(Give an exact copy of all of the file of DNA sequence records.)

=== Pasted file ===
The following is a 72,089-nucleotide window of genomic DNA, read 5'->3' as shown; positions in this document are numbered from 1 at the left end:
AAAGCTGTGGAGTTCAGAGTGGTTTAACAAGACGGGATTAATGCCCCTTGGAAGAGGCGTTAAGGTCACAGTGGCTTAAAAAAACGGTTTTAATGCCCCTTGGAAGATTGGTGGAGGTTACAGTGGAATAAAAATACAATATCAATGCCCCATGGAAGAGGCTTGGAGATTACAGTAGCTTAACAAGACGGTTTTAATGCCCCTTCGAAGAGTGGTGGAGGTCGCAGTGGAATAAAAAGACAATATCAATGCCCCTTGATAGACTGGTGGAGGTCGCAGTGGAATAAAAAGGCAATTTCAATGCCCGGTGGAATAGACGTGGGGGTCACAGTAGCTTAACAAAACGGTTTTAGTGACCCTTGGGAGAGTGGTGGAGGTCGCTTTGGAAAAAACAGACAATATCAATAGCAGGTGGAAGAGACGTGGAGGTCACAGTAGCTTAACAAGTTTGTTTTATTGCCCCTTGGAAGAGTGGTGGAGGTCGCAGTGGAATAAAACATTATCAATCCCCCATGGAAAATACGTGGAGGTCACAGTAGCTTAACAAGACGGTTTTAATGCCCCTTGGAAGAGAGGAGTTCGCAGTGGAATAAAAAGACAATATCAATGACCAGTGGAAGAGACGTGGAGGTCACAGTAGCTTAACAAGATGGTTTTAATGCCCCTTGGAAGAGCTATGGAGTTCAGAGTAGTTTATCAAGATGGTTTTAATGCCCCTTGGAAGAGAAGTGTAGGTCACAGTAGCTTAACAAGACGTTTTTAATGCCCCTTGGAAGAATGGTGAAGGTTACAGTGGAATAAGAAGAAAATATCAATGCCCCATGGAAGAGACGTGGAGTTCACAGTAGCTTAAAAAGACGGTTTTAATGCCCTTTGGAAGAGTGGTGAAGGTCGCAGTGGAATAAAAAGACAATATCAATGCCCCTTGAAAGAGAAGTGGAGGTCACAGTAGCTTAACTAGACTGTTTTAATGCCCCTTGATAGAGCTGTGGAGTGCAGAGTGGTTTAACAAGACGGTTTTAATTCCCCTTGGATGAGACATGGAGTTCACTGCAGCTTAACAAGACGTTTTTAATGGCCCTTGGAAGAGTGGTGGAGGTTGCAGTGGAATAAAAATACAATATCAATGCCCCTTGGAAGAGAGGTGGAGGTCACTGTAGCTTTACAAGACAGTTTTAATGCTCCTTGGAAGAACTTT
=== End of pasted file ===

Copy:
The following is a 72,089-nucleotide window of genomic DNA, read 5'->3' as shown; positions in this document are numbered from 1 at the left end:
AAAGCTGTGGAGTTCAGAGTGGTTTAACAAGACGGGATTAATGCCCCTTGGAAGAGGCGTTAAGGTCACAGTGGCTTAAAAAAACGGTTTTAATGCCCCTTGGAAGATTGGTGGAGGTTACAGTGGAATAAAAATACAATATCAATGCCCCATGGAAGAGGCTTGGAGATTACAGTAGCTTAACAAGACGGTTTTAATGCCCCTTCGAAGAGTGGTGGAGGTCGCAGTGGAATAAAAAGACAATATCAATGCCCCTTGATAGACTGGTGGAGGTCGCAGTGGAATAAAAAGGCAATTTCAATGCCCGGTGGAATAGACGTGGGGGTCACAGTAGCTTAACAAAACGGTTTTAGTGACCCTTGGGAGAGTGGTGGAGGTCGCTTTGGAAAAAACAGACAATATCAATAGCAGGTGGAAGAGACGTGGAGGTCACAGTAGCTTAACAAGTTTGTTTTATTGCCCCTTGGAAGAGTGGTGGAGGTCGCAGTGGAATAAAACATTATCAATCCCCCATGGAAAATACGTGGAGGTCACAGTAGCTTAACAAGACGGTTTTAATGCCCCTTGGAAGAGAGGAGTTCGCAGTGGAATAAAAAGACAATATCAATGACCAGTGGAAGAGACGTGGAGGTCACAGTAGCTTAACAAGATGGTTTTAATGCCCCTTGGAAGAGCTATGGAGTTCAGAGTAGTTTATCAAGATGGTTTTAATGCCCCTTGGAAGAGAAGTGTAGGTCACAGTAGCTTAACAAGACGTTTTTAATGCCCCTTGGAAGAATGGTGAAGGTTACAGTGGAATAAGAAGAAAATATCAATGCCCCATGGAAGAGACGTGGAGTTCACAGTAGCTTAAAAAGACGGTTTTAATGCCCTTTGGAAGAGTGGTGAAGGTCGCAGTGGAATAAAAAGACAATATCAATGCCCCTTGAAAGAGAAGTGGAGGTCACAGTAGCTTAACTAGACTGTTTTAATGCCCCTTGATAGAGCTGTGGAGTGCAGAGTGGTTTAACAAGACGGTTTTAATTCCCCTTGGATGAGACATGGAGTTCACTGCAGCTTAACAAGACGTTTTTAATGGCCCTTGGAAGAGTGGTGGAGGTTGCAGTGGAATAAAAATACAATATCAATGCCCCTTGGAAGAGAGGTGGAGGTCACTGTAGCTTTACAAGACAGTTTTAATGCTCCTTGGAAGAACTTT